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UN chief Ban, Pres. Obama defend LGBT rights worldwide

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UN chief Ban, Pres. Obama defend LGBT rights worldwide

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US President Barack Obama and United Nations Secretary-General Ban Ki-moon took up the cudgels once more for LGBT rights worldwide at the UN last week.

With the upcoming November 2016 general elections in the US, Obama’s speech was his last address before the United Nations General Assembly.

Meanwhile, Ban– who gave his address during a high-level side event of the UN’s LGBT Core Group– will be stepping down on December 31, 2016, the end of his second term as UN Secretary-General.

Obama’s final words on LGBT rights worldwide

The US President enumerated not only the global efforts of the US in tackling issues like terrorism and climate change, he also spoke about the rights of women, minorities, refugees, and the LGBT.

“In remote corners of the world, citizens are demanding respect for the dignity of all people no matter their gender, or race, or religion, or disability, or sexual orientation, and those who deny others dignity are subject to public reproach,” he said.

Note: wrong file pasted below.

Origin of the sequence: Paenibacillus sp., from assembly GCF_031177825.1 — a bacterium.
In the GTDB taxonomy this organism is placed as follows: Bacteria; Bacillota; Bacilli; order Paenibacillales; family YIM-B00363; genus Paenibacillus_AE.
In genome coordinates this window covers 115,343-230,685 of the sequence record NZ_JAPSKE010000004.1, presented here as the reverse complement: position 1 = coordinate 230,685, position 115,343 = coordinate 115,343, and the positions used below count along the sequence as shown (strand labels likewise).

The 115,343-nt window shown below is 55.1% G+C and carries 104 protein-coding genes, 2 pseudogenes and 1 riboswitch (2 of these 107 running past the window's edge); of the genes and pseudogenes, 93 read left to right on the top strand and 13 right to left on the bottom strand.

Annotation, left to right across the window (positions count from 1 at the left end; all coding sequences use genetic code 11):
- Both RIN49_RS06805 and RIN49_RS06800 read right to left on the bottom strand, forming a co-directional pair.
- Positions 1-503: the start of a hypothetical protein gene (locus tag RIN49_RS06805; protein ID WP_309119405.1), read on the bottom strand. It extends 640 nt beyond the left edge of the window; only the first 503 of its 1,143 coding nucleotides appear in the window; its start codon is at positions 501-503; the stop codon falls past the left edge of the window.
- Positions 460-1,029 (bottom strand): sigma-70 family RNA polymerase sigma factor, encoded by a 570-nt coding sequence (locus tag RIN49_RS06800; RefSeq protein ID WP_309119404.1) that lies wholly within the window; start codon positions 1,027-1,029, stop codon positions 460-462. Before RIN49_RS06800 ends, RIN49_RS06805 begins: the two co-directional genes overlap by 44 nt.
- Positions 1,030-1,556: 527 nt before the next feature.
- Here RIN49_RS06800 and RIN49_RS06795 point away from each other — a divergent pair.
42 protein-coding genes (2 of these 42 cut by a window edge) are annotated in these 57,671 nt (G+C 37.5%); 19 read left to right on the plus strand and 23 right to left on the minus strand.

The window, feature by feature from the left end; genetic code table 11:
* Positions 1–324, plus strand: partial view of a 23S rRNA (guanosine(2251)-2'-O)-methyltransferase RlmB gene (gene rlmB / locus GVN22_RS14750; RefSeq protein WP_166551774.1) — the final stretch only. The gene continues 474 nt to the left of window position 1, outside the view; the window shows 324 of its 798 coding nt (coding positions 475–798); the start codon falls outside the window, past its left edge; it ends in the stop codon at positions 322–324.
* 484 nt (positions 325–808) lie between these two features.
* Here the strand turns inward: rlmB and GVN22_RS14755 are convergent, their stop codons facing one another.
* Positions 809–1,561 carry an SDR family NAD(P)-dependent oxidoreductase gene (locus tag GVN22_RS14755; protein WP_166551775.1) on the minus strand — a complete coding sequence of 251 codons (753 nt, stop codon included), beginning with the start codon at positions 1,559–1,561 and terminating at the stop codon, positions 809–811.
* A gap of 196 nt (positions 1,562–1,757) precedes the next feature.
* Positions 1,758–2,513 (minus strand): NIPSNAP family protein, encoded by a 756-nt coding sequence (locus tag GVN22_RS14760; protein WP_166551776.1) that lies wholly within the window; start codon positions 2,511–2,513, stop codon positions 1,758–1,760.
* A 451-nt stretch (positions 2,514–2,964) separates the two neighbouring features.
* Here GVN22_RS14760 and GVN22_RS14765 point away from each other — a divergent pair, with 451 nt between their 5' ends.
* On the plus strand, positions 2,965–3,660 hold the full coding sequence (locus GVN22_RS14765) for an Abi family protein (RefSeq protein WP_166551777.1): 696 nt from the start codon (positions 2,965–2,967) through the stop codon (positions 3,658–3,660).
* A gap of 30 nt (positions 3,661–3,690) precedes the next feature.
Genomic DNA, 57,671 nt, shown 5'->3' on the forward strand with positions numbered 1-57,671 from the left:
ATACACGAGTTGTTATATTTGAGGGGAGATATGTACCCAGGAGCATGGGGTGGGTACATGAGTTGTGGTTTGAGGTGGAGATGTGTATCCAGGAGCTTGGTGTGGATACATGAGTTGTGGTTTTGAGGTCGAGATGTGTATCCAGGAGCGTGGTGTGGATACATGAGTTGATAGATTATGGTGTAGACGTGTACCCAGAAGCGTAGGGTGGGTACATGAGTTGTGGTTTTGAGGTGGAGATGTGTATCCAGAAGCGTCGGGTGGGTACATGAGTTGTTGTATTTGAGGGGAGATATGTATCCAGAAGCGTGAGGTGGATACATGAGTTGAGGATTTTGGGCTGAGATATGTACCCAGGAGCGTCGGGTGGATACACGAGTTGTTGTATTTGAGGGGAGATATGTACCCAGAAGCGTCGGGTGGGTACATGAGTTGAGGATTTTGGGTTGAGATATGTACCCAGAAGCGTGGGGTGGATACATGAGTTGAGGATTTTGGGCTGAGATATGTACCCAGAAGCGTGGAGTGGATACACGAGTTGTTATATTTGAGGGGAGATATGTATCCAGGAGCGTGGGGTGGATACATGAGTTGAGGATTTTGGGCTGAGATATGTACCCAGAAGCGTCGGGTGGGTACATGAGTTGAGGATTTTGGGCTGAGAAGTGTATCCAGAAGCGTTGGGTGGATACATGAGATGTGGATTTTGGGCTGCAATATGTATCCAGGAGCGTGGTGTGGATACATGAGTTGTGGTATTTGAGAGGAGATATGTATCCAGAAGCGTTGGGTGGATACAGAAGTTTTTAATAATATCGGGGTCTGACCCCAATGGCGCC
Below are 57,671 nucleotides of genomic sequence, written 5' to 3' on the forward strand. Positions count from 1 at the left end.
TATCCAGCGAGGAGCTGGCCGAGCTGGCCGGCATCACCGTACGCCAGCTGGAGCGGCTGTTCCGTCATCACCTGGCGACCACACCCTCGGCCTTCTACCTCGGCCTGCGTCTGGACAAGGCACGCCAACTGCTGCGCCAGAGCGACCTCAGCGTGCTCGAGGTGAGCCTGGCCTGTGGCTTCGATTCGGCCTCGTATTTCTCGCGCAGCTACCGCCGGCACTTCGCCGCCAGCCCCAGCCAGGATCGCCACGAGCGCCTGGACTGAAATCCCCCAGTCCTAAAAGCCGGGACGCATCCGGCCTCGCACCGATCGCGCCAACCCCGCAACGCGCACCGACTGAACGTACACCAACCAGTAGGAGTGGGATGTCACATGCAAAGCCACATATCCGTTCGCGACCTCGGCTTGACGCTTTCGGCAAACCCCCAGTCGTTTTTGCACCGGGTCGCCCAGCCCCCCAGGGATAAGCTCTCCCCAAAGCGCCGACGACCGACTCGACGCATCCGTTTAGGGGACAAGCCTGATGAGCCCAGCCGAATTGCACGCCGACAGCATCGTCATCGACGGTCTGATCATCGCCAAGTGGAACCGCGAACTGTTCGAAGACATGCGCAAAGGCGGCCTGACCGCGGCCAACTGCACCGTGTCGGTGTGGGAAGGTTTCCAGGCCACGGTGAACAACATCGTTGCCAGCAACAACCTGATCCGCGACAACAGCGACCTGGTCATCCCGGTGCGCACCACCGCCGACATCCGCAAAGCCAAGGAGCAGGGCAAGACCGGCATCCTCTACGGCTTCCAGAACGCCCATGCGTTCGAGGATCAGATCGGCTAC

Though he believes that there must be respect for people’s traditions, he said “I do not believe progress is possible if our desire to preserve our identities gives way to an impulse to dehumanize or dominate another group.”

“If our religion leads us to persecute those of another faith, if we jail or beat people who are gay, if our traditions lead us to prevent girls from going to school, if we discriminate on the basis of race or tribe or ethnicity, then the fragile bonds of civilization will fray,” the US leader said.

“The world is too small, we are too packed together, for us to be able to resort to those old ways of thinking,” he added.

Ban’s address on LGBT rights worldwide

In the case of the UN Secretary-General, Ban admitted that when he assumed the position of UN chief, he didn’t know much about the status of the LGBT people.

But he said he learned by listening– and now he is championing their rights despite criticism from some of the member states.

“I ask those who use religious or cultural arguments to deprive LGBT people of their human rights: what do you gain by making others less equal?” he asked.

“Is your religion or culture so weak that the only way you can sustain it is by denying others their basic rights? There is no room in our 21st century for discrimination based on sexual orientation or gender identity,” he added.

“I will always fight for the equality of the LGBT members of our human family,” the UN chief declared, noting that: “This work will not leave me when I leave office – and it must not leave the office of the Secretary-General after I depart.”

Currently, there are 76 countries that have anti-homosexuality laws. Of this number, 49 percent are Christian-majority countries while 45 percent are Muslim-majority countries.

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